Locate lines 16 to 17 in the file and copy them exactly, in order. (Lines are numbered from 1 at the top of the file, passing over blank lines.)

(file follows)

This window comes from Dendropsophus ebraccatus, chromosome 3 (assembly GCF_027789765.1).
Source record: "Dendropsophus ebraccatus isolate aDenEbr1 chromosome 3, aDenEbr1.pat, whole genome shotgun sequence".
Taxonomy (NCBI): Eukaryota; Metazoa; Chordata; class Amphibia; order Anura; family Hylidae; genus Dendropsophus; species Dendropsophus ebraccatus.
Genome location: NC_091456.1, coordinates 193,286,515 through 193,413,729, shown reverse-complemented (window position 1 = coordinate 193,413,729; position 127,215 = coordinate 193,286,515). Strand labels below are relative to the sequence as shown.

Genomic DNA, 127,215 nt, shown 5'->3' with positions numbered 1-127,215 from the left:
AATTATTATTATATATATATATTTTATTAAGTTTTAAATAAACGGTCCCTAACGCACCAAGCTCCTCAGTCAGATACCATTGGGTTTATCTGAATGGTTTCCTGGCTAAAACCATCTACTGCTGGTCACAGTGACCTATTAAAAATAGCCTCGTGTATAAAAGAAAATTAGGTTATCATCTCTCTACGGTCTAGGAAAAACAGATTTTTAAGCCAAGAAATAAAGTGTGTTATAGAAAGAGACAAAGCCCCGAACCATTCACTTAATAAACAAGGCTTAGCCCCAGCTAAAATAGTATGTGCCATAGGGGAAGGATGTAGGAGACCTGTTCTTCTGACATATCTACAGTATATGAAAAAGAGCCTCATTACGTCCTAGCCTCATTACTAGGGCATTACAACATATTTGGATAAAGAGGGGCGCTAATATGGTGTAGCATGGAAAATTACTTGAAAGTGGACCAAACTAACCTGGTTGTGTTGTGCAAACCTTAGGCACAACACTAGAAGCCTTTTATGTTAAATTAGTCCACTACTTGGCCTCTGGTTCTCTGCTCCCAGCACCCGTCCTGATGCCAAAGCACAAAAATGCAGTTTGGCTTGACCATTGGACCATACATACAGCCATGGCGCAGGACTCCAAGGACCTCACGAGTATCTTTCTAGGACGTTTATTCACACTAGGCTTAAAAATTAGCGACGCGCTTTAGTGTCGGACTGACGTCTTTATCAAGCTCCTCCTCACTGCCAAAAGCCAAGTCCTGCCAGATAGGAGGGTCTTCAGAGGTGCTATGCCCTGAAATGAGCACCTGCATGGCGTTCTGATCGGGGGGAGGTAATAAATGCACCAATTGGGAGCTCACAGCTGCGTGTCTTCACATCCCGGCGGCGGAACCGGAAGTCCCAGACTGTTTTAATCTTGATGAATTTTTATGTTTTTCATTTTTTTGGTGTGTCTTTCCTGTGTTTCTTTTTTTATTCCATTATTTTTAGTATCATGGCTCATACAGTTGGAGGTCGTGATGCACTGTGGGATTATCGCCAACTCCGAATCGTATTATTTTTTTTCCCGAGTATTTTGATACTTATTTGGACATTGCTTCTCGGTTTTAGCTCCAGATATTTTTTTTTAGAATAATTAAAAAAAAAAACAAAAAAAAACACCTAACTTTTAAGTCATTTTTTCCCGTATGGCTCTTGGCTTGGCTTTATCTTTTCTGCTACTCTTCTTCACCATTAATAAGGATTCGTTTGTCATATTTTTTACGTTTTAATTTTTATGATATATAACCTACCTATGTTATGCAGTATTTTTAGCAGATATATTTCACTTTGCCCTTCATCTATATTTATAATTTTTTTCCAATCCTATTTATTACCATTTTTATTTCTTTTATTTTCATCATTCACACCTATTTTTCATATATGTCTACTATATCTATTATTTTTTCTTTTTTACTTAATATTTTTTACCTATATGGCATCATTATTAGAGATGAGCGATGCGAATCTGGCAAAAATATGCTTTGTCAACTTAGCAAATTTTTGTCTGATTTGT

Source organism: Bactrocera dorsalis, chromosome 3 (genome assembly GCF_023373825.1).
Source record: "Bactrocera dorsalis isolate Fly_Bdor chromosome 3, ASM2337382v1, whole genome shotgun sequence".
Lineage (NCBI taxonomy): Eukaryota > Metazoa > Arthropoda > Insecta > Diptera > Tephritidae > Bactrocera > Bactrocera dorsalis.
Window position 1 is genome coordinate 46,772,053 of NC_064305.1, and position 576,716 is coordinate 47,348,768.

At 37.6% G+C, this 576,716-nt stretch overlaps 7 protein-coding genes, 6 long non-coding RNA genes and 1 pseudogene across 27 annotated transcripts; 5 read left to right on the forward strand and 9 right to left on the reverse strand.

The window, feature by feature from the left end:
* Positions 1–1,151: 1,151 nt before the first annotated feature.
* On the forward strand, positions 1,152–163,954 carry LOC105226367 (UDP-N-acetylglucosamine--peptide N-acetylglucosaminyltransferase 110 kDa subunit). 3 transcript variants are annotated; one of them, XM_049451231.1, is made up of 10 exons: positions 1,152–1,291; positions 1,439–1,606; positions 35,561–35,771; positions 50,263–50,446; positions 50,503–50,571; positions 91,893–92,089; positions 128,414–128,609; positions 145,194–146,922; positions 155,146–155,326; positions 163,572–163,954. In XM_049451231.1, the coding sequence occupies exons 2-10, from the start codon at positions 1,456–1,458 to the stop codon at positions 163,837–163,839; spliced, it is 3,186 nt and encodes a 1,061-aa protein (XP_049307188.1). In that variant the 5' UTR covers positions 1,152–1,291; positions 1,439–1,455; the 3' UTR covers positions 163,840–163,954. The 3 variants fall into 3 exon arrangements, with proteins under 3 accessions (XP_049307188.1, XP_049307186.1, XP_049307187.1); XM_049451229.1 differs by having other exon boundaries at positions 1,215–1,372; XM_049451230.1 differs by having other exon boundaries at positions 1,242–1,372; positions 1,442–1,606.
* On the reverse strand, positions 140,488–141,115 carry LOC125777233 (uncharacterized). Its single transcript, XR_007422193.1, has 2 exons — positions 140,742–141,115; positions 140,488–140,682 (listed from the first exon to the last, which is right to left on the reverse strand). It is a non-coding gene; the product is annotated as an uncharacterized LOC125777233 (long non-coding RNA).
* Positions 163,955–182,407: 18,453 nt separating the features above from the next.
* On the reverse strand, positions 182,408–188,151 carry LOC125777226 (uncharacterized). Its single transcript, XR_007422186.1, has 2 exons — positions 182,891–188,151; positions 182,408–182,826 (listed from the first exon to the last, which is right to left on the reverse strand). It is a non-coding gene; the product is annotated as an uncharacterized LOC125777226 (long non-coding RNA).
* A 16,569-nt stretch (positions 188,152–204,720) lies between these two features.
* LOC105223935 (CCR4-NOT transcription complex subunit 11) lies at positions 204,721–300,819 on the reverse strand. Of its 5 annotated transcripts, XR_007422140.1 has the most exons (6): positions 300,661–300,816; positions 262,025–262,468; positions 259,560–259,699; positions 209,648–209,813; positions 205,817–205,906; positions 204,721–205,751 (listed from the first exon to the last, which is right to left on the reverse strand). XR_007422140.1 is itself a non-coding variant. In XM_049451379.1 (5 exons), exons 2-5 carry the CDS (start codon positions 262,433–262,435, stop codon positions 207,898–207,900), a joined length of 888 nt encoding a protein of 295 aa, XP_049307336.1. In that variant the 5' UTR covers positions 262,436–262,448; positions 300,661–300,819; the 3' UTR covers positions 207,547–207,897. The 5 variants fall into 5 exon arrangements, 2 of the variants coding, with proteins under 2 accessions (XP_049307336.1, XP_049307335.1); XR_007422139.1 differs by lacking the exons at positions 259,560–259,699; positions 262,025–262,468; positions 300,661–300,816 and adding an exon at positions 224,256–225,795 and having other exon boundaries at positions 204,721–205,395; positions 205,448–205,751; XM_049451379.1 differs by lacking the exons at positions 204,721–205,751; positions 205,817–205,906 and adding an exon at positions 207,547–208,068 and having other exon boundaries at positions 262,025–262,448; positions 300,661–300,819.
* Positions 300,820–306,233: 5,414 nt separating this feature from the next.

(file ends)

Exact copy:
* Positions 163,955–182,407: 18,453 nt separating the features above from the next.
* On the reverse strand, positions 182,408–188,151 carry LOC125777226 (uncharacterized). Its single transcript, XR_007422186.1, has 2 exons — positions 182,891–188,151; positions 182,408–182,826 (listed from the first exon to the last, which is right to left on the reverse strand). It is a non-coding gene; the product is annotated as an uncharacterized LOC125777226 (long non-coding RNA).